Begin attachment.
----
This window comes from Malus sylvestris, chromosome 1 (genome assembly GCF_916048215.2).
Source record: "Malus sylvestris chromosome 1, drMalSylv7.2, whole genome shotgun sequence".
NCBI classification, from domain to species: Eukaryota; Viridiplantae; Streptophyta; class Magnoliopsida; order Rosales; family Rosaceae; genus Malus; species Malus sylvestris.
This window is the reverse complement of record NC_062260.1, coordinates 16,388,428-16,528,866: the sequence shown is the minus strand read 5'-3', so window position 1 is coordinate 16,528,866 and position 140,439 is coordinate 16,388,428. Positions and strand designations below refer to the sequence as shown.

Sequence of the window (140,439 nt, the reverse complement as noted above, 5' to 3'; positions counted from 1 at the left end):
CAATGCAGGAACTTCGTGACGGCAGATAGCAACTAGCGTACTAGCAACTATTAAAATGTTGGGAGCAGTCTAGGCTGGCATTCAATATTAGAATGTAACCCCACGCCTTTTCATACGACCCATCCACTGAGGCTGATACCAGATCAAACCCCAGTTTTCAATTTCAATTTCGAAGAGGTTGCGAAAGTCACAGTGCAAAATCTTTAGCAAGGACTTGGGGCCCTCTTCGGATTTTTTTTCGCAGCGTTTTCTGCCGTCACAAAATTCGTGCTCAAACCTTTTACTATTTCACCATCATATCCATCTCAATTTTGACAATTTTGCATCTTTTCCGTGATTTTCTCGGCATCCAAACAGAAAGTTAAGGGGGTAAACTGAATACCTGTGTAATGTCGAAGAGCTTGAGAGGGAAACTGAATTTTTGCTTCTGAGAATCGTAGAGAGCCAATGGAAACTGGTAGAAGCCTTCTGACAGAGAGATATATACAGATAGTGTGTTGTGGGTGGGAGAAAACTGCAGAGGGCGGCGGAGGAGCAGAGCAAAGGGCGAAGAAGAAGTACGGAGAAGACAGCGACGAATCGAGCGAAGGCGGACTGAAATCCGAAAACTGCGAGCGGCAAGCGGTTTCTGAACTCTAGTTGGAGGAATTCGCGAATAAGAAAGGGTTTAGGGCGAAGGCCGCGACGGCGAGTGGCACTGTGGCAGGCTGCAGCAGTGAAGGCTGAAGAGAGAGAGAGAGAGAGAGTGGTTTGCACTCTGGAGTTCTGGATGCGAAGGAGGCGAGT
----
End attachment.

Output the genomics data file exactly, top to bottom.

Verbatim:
This window comes from Malus sylvestris, chromosome 1 (genome assembly GCF_916048215.2).
Source record: "Malus sylvestris chromosome 1, drMalSylv7.2, whole genome shotgun sequence".
NCBI classification, from domain to species: Eukaryota; Viridiplantae; Streptophyta; class Magnoliopsida; order Rosales; family Rosaceae; genus Malus; species Malus sylvestris.
This window is the reverse complement of record NC_062260.1, coordinates 16,388,428-16,528,866: the sequence shown is the minus strand read 5'-3', so window position 1 is coordinate 16,528,866 and position 140,439 is coordinate 16,388,428. Positions and strand designations below refer to the sequence as shown.

Sequence of the window (140,439 nt, the reverse complement as noted above, 5' to 3'; positions counted from 1 at the left end):
CAATGCAGGAACTTCGTGACGGCAGATAGCAACTAGCGTACTAGCAACTATTAAAATGTTGGGAGCAGTCTAGGCTGGCATTCAATATTAGAATGTAACCCCACGCCTTTTCATACGACCCATCCACTGAGGCTGATACCAGATCAAACCCCAGTTTTCAATTTCAATTTCGAAGAGGTTGCGAAAGTCACAGTGCAAAATCTTTAGCAAGGACTTGGGGCCCTCTTCGGATTTTTTTTCGCAGCGTTTTCTGCCGTCACAAAATTCGTGCTCAAACCTTTTACTATTTCACCATCATATCCATCTCAATTTTGACAATTTTGCATCTTTTCCGTGATTTTCTCGGCATCCAAACAGAAAGTTAAGGGGGTAAACTGAATACCTGTGTAATGTCGAAGAGCTTGAGAGGGAAACTGAATTTTTGCTTCTGAGAATCGTAGAGAGCCAATGGAAACTGGTAGAAGCCTTCTGACAGAGAGATATATACAGATAGTGTGTTGTGGGTGGGAGAAAACTGCAGAGGGCGGCGGAGGAGCAGAGCAAAGGGCGAAGAAGAAGTACGGAGAAGACAGCGACGAATCGAGCGAAGGCGGACTGAAATCCGAAAACTGCGAGCGGCAAGCGGTTTCTGAACTCTAGTTGGAGGAATTCGCGAATAAGAAAGGGTTTAGGGCGAAGGCCGCGACGGCGAGTGGCACTGTGGCAGGCTGCAGCAGTGAAGGCTGAAGAGAGAGAGAGAGAGAGAGTGGTTTGCACTCTGGAGTTCTGGATGCGAAGGAGGCGAGT